One of the most iconic bands in Chilean music, Congreso has been performing its unique style of Latin American fusion for over 45 years. Today, the group is celebrated for refined compositions and socially conscious lyrics: “a magical carousel that unites indigenous rhythms, contemporary music and jazz harmonies; new musical compositions that inhabit a universe in expansion” (La Nación).
Congreso began as a progressive folk band in 1969, but its origins date back even further. The group arose from a union of the González brothers Patricio, Sergio and Fernando (joined by bassist Stolen Fernando) of the 1960s psych band Los Sicodélicos with vocalist Francisco Sazo of the short-lived Chilean rock band Los Masters. While the result was a musical style that bore some features of the British psychedelic and progressive rock bands that had inspired them, Congreso distinguished itself early on by employing native instrumentation, and incorporating elements of the traditional Latin American dance rhythms called cueca. Another major influence was the visionary American jazz-fusion band Weather Report.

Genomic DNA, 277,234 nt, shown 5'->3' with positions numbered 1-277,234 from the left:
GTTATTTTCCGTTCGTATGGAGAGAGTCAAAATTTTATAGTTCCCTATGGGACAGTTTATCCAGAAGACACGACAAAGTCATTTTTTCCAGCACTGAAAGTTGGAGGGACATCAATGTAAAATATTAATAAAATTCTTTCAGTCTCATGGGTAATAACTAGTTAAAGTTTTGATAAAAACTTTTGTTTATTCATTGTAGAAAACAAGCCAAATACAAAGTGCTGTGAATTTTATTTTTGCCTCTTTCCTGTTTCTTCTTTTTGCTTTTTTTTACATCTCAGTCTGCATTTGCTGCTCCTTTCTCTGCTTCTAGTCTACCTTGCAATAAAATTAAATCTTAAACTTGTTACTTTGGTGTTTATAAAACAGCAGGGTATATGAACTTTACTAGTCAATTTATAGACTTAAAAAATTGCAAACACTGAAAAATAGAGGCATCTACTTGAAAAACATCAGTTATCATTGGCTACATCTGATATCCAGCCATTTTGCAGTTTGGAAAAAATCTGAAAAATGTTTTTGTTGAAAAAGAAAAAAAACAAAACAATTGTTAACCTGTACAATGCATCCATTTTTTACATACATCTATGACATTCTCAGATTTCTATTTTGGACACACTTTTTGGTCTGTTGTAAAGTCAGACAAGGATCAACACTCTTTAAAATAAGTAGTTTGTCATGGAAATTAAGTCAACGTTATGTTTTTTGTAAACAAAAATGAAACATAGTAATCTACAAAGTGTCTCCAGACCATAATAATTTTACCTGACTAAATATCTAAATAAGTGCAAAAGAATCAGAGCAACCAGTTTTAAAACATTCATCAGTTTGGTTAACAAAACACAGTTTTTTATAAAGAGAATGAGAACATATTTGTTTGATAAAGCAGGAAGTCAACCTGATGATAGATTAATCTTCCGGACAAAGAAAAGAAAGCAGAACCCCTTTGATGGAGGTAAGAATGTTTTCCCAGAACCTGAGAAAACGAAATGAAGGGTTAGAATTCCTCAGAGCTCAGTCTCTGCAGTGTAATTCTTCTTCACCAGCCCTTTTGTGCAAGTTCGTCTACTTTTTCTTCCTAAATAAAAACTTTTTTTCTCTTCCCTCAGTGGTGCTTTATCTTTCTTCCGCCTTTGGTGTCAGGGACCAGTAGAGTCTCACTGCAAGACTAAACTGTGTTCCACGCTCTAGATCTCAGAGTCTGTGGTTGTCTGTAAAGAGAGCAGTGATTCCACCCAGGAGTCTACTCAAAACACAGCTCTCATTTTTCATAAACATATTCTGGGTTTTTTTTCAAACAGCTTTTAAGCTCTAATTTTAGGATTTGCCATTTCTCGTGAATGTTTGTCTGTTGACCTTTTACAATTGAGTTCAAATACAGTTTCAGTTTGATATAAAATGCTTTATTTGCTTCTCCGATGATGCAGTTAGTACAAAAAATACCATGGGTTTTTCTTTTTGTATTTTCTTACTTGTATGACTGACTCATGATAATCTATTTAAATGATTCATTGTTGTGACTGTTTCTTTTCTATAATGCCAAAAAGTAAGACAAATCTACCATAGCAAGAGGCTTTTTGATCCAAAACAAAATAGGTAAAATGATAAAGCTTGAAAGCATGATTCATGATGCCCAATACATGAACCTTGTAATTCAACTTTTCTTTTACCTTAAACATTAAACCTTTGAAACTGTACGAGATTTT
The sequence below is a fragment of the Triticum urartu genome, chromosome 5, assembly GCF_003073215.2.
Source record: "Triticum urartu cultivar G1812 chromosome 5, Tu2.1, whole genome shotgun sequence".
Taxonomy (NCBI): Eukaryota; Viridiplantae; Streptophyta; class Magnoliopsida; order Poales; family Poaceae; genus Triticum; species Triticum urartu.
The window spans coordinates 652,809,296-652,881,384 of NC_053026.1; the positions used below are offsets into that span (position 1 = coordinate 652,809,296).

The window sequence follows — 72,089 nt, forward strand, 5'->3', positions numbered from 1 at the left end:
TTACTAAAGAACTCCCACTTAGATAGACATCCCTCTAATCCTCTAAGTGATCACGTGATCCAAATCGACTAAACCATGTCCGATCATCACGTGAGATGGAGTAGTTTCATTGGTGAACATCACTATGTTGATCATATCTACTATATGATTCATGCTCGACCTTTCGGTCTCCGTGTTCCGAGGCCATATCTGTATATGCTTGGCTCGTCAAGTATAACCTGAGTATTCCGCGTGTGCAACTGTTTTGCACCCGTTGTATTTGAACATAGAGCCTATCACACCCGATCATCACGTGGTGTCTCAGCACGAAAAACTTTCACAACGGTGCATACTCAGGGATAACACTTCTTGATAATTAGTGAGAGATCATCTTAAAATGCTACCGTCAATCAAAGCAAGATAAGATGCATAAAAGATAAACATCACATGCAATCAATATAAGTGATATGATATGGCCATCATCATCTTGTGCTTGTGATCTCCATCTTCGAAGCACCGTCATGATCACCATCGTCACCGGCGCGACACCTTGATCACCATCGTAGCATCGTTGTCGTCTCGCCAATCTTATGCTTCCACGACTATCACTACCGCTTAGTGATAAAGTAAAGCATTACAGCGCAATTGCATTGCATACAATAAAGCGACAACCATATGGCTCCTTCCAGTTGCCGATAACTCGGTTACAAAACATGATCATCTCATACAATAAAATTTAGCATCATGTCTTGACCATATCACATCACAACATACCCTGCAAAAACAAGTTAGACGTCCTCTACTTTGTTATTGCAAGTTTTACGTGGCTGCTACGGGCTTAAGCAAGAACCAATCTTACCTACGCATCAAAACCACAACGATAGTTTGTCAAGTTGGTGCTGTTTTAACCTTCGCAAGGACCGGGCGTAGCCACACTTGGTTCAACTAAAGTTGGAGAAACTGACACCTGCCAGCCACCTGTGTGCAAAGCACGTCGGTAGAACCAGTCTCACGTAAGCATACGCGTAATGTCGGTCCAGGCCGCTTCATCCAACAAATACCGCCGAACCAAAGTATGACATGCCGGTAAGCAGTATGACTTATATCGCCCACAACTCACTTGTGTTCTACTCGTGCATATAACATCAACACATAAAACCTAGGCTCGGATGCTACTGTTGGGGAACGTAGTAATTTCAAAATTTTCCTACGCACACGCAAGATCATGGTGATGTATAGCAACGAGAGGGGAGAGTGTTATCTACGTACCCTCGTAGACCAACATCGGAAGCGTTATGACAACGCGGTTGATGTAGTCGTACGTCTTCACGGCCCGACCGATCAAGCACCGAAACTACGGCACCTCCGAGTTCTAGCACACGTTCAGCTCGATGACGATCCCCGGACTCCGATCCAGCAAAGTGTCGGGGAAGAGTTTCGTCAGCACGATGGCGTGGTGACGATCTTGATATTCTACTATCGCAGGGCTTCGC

Congreso’s early albums favoured an acoustic folk style with cultural themes to complement its more traditional arrangements. By the 1980's, however, the group had adjusted to Sazo's temporary absence by adopting a more improvisational sound that still emphasized indigenous rhythms but, at the same time, embraced aspects of experimental music. With the return of Sazo in the 1990s, the band once again gravitated toward its folk roots.
Congreso produced two important works in 1992. The first, entitled Fires Ice, was music composed for ballet, which was premiered by Ballet de Santiago in the Municipal Theatre Santiago de Chile. The second, La Pichanga, was created with national ‘antipoet’ Nicanor Parra and was based on the International Convention on the Rights of the Child.